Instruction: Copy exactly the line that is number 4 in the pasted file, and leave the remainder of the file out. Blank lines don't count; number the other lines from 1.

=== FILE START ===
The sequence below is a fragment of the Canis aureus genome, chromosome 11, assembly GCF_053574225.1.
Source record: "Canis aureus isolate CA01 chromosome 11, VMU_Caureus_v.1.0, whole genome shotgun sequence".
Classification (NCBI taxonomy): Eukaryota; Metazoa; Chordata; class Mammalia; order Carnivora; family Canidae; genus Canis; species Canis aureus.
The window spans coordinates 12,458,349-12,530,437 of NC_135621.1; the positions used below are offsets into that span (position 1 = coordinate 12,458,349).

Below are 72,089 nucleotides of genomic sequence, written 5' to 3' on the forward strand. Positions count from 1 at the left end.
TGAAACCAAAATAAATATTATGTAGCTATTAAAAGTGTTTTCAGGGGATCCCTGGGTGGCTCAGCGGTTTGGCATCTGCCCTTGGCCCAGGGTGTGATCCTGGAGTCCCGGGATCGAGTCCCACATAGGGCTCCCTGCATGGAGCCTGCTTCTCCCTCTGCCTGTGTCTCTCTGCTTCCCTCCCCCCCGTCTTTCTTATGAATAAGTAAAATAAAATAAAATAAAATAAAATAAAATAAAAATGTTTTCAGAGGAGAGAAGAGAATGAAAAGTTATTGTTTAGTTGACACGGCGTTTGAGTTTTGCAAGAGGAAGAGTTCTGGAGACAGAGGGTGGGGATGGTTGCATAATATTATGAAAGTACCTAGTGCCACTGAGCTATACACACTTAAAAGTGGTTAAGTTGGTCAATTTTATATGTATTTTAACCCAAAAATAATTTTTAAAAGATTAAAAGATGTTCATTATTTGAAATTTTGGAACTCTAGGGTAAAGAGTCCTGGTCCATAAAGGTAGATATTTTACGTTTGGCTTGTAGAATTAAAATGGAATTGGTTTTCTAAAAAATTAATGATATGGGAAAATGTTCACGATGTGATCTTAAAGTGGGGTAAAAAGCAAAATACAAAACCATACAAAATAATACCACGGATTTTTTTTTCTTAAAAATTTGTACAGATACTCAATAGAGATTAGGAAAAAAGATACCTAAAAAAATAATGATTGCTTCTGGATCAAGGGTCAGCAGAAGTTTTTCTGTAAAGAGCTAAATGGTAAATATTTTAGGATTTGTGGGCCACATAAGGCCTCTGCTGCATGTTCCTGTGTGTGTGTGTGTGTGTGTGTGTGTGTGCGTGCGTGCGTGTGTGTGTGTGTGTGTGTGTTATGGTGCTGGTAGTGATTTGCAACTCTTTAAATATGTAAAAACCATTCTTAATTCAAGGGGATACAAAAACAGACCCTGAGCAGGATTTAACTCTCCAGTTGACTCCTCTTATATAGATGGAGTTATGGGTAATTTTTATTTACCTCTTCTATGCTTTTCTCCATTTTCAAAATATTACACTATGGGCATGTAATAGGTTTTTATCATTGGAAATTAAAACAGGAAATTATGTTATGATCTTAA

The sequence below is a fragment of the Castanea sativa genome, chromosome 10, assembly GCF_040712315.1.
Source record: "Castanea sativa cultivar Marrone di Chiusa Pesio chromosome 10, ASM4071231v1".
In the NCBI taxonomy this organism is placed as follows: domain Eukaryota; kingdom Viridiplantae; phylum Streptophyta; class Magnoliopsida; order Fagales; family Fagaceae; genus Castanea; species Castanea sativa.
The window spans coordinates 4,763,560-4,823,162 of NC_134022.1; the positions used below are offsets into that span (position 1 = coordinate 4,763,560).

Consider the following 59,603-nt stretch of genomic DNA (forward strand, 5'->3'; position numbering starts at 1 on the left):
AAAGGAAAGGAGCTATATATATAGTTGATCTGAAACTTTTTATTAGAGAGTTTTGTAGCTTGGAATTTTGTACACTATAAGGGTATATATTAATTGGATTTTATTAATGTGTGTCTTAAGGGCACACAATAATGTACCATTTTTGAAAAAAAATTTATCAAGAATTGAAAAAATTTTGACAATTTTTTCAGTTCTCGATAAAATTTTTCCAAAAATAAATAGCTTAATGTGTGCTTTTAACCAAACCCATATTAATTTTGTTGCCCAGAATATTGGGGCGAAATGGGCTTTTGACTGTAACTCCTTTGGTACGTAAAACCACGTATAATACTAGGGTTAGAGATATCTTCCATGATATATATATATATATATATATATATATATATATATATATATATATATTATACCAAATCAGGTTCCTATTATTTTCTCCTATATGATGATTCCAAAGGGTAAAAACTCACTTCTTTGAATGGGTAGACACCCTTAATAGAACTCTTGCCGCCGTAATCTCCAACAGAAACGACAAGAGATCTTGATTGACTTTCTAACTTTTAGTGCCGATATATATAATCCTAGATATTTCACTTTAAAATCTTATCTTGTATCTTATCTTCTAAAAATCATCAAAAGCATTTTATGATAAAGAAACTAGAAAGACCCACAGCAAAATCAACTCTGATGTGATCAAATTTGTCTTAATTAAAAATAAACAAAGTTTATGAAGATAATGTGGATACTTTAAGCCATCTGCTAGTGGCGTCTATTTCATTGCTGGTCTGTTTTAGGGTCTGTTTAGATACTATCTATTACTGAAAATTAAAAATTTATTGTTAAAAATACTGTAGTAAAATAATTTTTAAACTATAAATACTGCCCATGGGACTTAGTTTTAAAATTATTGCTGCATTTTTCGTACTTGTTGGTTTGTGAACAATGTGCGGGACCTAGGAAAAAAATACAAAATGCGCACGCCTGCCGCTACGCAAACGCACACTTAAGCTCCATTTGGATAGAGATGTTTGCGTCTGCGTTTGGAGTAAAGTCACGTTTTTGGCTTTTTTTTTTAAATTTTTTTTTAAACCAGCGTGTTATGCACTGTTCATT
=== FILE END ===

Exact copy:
The window spans coordinates 12,458,349-12,530,437 of NC_135621.1; the positions used below are offsets into that span (position 1 = coordinate 12,458,349).